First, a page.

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Faithful Families Eating Smart and Moving More

Evidence Summary

Underlying Logic or Theory:  Faithful Families Eating Smart and Moving More incorporates multiple levels of the socio-ecological (S-E) model.

Strategies Used1FFESMM applies several evidence-based intervention strategies:

  • Social support for healthy eating: Each participating faith community has lay leaders who provide social support for healthy eating. The lay leader is someone to whom others in the community naturally turn when they need help and support. Part of the lay leader’s training involves connecting health information with faith-based practices, scripture and beliefs. Social support strategies are used in combination with other strategies; in FFESMM, they are part of a comprehensive nutrition program that allows for families to come together in a group setting.Faith communities employ techniques regularly used in social network-based interventions, including group-oriented goal setting, problem solving, discussion, and opportunities for healthy eating.
  • Social support for physical activity: Each participating faith community has lay leaders who provide social support for physical activity. The lay leader is someone to whom others in the community naturally turn when they need help and support.  Part of the lay leader’s training involves connecting health information with faith-based practices, scripture and beliefs. Social support strategies are used in combination with other strategies; in FFESMM, they are part of a comprehensive nutrition program that allows for families to come together in a group setting.Faith communities employ techniques regularly used in social network-based interventions, including group-oriented goal setting, problem solving, discussion, and opportunities for physical activity.
  • Comprehensive nutrition programs in single setting: Comprehensive nutrition programs include multiple intervention strategies targeting healthy eating and related outcomes. They focus on a single setting, e.g. a faith community, which distinguishes them from community-wide campaigns for healthy eating which are multi-sectoral in nature. Comprehensive nutrition programs include components targeting knowledge, attitudes, and/or skills at the individual level, while other components focus on improving supports for healthy eating at the interpersonal and organizational levels. At the individual level, FFESMM provides nutrition classes and health assessments; at the organizational and environmental levels, it promotes policy change.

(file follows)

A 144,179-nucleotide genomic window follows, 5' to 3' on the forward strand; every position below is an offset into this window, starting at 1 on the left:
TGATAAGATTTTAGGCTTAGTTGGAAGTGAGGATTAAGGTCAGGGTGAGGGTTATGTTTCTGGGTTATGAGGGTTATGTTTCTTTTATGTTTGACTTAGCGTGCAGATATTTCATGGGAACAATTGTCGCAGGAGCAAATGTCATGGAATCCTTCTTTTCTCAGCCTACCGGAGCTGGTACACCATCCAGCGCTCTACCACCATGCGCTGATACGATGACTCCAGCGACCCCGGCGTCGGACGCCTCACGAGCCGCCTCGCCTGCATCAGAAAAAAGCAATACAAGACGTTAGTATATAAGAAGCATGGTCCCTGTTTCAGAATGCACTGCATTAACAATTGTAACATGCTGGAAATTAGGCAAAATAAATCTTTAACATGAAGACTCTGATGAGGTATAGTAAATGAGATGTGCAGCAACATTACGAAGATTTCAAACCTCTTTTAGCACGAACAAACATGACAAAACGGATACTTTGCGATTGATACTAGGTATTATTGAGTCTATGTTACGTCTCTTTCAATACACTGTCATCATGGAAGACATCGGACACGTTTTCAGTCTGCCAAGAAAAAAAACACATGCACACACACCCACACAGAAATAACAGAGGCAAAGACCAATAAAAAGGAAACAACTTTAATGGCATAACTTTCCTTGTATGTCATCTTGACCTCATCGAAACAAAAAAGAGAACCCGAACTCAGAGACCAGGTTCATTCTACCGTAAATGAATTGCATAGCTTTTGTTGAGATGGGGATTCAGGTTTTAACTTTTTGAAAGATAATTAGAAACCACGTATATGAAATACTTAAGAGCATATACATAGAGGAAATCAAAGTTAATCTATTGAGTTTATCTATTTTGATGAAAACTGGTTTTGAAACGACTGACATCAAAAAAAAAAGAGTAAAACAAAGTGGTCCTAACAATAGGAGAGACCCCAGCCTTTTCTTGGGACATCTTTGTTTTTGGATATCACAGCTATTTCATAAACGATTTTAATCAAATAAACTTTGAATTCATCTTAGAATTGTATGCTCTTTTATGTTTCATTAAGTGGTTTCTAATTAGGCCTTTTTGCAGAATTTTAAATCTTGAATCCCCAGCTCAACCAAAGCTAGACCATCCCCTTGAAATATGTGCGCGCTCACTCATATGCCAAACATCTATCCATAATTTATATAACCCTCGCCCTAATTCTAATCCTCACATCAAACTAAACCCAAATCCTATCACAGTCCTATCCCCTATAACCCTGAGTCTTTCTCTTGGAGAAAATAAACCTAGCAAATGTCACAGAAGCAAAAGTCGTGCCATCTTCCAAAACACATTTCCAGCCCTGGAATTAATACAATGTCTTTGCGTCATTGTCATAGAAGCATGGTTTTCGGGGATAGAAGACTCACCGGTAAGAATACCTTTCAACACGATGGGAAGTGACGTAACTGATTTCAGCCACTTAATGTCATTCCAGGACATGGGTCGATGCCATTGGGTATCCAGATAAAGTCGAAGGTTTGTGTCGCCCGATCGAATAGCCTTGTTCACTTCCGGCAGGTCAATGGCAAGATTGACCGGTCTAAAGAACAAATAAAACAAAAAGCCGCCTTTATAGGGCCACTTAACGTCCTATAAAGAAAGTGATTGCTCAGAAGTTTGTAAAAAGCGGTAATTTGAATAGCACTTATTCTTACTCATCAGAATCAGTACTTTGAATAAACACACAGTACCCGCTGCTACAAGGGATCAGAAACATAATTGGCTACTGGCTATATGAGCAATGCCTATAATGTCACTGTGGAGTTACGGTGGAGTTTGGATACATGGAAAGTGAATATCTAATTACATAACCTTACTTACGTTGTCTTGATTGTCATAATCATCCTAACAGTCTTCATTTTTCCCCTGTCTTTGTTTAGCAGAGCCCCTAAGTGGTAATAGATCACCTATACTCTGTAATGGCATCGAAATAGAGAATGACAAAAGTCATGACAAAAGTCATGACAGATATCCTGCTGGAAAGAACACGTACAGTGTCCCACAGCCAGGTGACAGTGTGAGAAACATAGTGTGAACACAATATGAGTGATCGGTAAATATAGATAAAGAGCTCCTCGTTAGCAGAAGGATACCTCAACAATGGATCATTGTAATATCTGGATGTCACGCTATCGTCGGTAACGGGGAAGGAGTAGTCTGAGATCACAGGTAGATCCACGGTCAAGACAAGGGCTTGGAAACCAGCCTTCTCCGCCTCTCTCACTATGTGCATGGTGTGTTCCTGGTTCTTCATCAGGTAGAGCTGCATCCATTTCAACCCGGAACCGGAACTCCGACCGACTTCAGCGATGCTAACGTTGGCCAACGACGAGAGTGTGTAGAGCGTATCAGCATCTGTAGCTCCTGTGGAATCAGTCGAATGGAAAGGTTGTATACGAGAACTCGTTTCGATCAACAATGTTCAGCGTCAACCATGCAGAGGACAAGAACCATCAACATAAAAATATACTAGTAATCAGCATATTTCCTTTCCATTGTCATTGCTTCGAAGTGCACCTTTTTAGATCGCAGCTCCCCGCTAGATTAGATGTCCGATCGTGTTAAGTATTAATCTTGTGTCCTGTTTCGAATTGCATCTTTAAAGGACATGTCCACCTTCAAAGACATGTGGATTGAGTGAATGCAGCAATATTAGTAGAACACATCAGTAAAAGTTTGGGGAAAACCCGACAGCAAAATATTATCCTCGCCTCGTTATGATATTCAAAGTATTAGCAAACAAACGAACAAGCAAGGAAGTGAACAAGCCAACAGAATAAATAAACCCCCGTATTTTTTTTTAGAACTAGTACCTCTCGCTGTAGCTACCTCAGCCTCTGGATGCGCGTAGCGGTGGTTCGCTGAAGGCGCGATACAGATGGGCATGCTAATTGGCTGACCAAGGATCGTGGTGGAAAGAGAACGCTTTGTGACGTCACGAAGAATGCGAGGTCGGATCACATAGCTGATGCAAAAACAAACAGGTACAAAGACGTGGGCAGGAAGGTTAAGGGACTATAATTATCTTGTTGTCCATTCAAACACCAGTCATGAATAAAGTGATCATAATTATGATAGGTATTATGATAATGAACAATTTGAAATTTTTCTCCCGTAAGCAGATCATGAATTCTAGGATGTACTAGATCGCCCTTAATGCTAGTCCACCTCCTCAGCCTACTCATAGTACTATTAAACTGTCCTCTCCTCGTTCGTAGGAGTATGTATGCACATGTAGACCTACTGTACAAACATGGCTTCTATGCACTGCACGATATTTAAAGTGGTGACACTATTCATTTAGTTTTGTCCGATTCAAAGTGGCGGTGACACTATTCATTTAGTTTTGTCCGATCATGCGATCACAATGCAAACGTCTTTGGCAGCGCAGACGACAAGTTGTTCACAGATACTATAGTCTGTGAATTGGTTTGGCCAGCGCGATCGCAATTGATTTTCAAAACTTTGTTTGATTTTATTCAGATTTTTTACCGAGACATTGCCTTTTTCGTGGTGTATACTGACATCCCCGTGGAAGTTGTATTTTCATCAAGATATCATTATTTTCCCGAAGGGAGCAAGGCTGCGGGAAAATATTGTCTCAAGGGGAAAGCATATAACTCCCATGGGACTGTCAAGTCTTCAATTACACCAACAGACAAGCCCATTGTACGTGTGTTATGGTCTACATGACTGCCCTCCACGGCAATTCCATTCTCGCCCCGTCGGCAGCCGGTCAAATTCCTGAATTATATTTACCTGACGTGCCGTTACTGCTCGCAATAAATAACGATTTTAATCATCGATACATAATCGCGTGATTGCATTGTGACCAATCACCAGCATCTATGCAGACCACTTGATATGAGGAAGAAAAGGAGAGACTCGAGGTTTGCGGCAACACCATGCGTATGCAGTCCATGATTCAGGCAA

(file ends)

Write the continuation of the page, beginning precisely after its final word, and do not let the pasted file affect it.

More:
• Changing access and availability to favor healthy foods and beverages: FFESMM’s approach to increasing the availability of healthy foods in faith communities is derived from an organization’s capacity to adopt policies aimed at increasing the number and/or types of healthy food and beverage items when they are served. Options for policy changes within the faith community include developing and implementing policies on the availability of healthy foods and beverages and training food preparers (volunteers or staff) to make existing menu items healthier.
  • Increasing access to and number of places for physical activity: Through policies for mapping out walking routes or designating recreational space free of charge to faith community members, FFESMM allows those faith communities who are able to provide more accessibility of places or facilities for physical activity. When combined with informational or social support strategies, this can be an effective way to increase physical activity and improve other physical activity-related outcomes.

Evaluation Outcomes: The FFESMM Leadership Team has evaluated both processes and outcomes of the intervention. Process evaluation includes tracking attendance at all educational sessions and conducting focus groups with program participants and faith community leaders. Two surveys are administered at the beginning and end of each program year to assess intervention effects on individuals, environments, and policies.  

In a pilot program of the intervention conducted in Harnett County, four faith communities completed the intervention and 59 of their members attended group sessions.  A pre- and post-intervention survey of those who attended group sessions found improvements in dietary intake, dietary behaviors and physical activity. Of the 59 graduates from the FFESMM sessions, 43% increased fruit consumption; 47% increased vegetable consumption; and 35% increased the amount of their physical activity.

As of July 2010, 24 of the 35 (68.6%) faith communities participating in the FFESMM intervention across four counties had completed all elements of the program. All participating communities completed a Faith Community Health Assessment at both the start and end of the intervention year.  Data collected using the assessment tool documented the number and type of new environment and policy changes implemented by each faith community. The results included the implementation of 14 Eat Smart policies, nine Move More policies, and five environmental change policies. Twenty-three of the 24 faith communities have enacted multiple policies.



1 A full description of the intervention strategies used can be found here with references to the sources of evidence to support the strategies